By Kevin Killough, energy reporter
A judge in the Third District Court of Utah has dismissed a lawsuit by a group of teen plaintiffs who claim the state of Utah is violating their rights by allowing fossil fuel production.
Our Children’s Trust, which represented the young plaintiffs in their action, has launched lawsuits and petitioned government agencies across the country on behalf of the children they represent in an effort to eliminate fossil fuel production. Next year, the group has a hearing scheduled in the First Judicial District Court in Helena, Montana.
In 2011, the group petitioned the Wyoming Department of Environmental Quality, demanding the agency limit carbon dioxide emissions from fossil fuels to maintain atmospheric levels at 350 parts per million. The petition argued the state, by allowing fossil fuels to be produced, was threatening the “health, well-being and survival” of children.
The department rejected the petition on the basis that Wyoming law doesn’t grant the DEQ authority to regulate greenhouse gasses.
In dismissing the lawsuit against Utah, state District Court Judge Robert Faust said the teens have “a valid concern,” but they were raising issues that fall under the authority of the legislative branch.
“Striking down the Legislature’s fossil fuel policies would be contrary to our constitutional system and violate the separation of powers,” Faust wrote in his ruling.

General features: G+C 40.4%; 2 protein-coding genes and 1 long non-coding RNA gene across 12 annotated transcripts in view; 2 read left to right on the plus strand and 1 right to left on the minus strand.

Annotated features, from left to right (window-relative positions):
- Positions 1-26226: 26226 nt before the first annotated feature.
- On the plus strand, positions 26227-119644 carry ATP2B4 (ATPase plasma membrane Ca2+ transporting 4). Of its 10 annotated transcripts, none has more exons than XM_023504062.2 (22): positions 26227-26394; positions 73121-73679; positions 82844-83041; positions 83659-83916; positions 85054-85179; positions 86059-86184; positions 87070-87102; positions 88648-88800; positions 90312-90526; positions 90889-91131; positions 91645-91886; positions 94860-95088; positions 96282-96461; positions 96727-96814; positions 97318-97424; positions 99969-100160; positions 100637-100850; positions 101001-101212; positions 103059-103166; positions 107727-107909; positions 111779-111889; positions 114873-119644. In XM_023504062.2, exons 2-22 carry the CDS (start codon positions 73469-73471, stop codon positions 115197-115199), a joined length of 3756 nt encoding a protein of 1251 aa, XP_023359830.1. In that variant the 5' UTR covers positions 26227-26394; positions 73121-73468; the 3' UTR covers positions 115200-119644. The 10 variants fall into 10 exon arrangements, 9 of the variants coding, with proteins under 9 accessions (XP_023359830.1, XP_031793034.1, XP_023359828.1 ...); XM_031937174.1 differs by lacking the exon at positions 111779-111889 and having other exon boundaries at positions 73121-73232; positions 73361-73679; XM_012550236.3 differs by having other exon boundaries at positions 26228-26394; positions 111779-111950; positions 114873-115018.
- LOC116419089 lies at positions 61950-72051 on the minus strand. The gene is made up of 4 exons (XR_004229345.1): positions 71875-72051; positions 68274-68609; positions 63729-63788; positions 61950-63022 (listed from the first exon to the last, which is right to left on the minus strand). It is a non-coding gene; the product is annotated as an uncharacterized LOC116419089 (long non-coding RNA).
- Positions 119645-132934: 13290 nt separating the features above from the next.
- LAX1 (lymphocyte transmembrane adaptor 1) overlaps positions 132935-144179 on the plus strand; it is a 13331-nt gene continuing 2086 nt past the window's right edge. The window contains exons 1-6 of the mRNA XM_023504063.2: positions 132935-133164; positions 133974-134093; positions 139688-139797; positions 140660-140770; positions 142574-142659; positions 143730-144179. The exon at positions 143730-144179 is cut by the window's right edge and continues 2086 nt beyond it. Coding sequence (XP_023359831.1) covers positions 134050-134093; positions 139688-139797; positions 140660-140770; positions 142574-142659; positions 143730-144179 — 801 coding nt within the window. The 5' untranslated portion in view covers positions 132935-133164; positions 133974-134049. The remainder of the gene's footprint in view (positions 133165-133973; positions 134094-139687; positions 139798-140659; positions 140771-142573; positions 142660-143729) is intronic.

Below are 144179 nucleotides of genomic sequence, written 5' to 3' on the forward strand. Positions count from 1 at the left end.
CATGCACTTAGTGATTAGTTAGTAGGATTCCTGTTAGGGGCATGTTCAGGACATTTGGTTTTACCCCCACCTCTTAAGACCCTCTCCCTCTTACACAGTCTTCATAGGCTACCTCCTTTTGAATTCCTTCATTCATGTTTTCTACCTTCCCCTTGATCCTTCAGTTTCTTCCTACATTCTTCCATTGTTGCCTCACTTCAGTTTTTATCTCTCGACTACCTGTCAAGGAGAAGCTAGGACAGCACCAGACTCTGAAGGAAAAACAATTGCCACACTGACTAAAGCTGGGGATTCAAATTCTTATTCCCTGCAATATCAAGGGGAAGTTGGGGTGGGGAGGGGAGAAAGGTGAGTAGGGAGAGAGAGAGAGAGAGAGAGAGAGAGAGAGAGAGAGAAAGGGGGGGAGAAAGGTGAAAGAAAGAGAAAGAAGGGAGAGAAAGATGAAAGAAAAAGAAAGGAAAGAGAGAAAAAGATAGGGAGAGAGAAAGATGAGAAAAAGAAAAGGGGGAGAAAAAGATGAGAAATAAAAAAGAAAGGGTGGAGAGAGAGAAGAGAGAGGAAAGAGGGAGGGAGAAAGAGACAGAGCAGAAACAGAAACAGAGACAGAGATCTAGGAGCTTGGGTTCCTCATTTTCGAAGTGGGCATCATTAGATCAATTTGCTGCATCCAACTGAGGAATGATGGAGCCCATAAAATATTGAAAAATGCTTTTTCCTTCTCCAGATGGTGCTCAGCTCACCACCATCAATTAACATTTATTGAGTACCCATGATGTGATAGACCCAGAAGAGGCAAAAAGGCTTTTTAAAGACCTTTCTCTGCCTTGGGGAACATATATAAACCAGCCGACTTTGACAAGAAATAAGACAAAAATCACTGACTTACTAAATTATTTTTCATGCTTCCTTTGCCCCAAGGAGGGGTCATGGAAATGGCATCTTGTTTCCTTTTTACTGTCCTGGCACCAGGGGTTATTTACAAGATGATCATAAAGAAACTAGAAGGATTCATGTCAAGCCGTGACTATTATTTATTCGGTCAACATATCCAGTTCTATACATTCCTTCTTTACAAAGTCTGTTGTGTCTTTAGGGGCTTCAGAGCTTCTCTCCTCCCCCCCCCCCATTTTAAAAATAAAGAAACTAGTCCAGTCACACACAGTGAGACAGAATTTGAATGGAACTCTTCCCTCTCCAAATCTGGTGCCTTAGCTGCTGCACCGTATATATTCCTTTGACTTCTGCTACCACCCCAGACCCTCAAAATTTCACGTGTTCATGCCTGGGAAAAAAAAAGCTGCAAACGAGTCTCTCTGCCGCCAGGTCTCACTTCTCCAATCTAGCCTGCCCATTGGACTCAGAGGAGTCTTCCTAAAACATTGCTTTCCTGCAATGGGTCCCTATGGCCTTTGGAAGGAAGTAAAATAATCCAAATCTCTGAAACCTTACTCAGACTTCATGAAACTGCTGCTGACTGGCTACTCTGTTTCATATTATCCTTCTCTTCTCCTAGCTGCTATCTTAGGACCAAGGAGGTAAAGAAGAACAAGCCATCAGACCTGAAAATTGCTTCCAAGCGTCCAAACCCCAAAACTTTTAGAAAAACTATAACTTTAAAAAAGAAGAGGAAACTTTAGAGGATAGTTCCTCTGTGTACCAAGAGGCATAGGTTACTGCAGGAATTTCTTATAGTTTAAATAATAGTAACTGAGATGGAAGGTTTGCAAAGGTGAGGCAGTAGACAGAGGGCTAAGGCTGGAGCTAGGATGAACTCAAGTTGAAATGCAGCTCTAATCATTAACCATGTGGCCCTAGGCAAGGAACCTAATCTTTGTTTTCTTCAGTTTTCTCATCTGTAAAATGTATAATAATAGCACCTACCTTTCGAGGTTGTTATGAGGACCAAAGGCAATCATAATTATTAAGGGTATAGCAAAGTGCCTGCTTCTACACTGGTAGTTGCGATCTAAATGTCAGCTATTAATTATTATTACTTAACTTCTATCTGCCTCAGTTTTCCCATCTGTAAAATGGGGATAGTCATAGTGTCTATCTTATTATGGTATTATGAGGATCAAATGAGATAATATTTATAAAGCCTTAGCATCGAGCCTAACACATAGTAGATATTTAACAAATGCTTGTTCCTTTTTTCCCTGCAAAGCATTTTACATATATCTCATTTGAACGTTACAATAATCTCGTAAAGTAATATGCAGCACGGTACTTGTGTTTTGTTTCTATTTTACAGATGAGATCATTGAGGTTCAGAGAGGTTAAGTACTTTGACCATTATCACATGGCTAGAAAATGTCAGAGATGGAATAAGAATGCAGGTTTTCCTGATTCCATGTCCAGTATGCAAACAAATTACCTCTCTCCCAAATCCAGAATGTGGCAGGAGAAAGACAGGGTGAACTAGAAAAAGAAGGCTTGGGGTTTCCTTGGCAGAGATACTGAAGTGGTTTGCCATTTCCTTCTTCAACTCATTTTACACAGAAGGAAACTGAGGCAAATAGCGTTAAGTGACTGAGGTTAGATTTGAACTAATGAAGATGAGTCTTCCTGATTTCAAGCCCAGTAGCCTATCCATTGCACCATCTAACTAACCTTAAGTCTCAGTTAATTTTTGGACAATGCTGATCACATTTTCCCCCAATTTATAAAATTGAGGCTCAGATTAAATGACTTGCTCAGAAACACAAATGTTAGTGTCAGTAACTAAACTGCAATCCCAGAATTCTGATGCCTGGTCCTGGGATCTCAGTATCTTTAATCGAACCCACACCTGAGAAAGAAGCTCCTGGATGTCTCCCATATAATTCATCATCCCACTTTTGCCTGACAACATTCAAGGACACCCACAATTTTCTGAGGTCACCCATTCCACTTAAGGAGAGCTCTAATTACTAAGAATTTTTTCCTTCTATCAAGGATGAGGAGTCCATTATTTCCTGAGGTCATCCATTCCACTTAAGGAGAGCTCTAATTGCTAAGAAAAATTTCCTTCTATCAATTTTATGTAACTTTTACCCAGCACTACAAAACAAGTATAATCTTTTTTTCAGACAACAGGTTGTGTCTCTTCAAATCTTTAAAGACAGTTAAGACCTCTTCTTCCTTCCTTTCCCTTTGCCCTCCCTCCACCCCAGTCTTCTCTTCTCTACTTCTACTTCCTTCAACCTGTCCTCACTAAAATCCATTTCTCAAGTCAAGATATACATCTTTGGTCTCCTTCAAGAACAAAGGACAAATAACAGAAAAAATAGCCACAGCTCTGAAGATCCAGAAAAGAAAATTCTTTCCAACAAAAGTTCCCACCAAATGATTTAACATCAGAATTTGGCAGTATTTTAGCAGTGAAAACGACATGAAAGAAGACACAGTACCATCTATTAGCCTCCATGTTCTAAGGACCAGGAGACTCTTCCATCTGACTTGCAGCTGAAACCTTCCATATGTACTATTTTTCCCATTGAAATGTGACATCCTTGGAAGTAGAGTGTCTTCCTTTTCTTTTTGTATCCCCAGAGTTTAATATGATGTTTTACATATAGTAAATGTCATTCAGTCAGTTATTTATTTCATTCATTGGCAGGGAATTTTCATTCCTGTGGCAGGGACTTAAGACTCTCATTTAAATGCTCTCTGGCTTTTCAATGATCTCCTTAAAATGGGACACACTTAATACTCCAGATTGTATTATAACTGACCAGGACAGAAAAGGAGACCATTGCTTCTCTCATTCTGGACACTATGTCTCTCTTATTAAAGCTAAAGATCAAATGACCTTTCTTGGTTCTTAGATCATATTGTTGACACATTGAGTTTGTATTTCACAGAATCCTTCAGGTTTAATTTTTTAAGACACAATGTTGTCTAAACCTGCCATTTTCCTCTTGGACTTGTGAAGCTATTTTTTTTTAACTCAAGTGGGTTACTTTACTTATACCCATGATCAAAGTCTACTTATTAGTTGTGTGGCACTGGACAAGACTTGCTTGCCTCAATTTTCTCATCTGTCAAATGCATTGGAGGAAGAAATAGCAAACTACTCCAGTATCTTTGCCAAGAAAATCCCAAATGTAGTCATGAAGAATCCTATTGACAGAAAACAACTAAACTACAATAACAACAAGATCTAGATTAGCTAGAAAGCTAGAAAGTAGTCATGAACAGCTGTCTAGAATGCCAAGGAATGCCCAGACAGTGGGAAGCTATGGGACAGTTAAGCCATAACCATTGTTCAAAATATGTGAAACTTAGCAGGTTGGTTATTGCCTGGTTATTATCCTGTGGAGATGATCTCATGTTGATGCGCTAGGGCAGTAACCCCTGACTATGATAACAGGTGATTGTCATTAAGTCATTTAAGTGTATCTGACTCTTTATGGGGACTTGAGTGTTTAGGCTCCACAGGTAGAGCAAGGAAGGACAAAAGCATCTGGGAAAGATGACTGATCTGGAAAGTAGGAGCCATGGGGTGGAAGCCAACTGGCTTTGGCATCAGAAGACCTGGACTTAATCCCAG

In a statement on the ruling, lawyers for Our Children’s Trust said they would appeal.
“The state of Utah cannot substantially reduce the lifespan of Utah’s children without violating their constitutional right to life. And that’s exactly what is happening here: through the permitting and promotion of fossil fuels, the state government is damaging these children’s lungs and taking years off of their lives,” Andrew Welle, senior staff attorney at Our Children’s Trust and co-counsel for the youth plaintiffs, says in the statement.
Cowboy State Daily reached out to Our Children’s Trust to get more details on how the children’s survival was threatened by climate change but didn’t immediately receive a response.
The group’s lawsuit claims that extreme weather and air pollution were the main risks the children faced.
In the lawsuit against Utah, the teens cited flood events that caused damage to some of their homes. The lawsuit also cites “exceptional drought,” which it claims is driven by climate change, as another impact the kids are suffering.
IPCC On Extreme Weather
While pollution negatively impacts health, life expectancy has more than doubled in the past 200 years, despite exponential increases in fossil fuel use. Likewise, over the past 100 years deaths from climate-related events have declined by 98%, according to the International Disaster Database, the foremost source on this type of data.
Roger Pielke Jr., professor of environmental studies at the University of Colorado Boulder, has published numerous peer-reviewed studies on the impacts of climate change. Pielke explains on his Substack how the International Panel On Climate Change, a consortium of the world’s leading climate scientists, measures the impacts of manmade climate change on extreme weather.
The researchers use two measurements to determine the impacts of climate change on extreme weather – observation and attribution. Observation is the detection of a change in frequency of a weather event, and attribution is how much a trend can be attributed to manmade climate change. Scientists rate the two factors with a level of confidence on how strong the existing research can make a conclusion.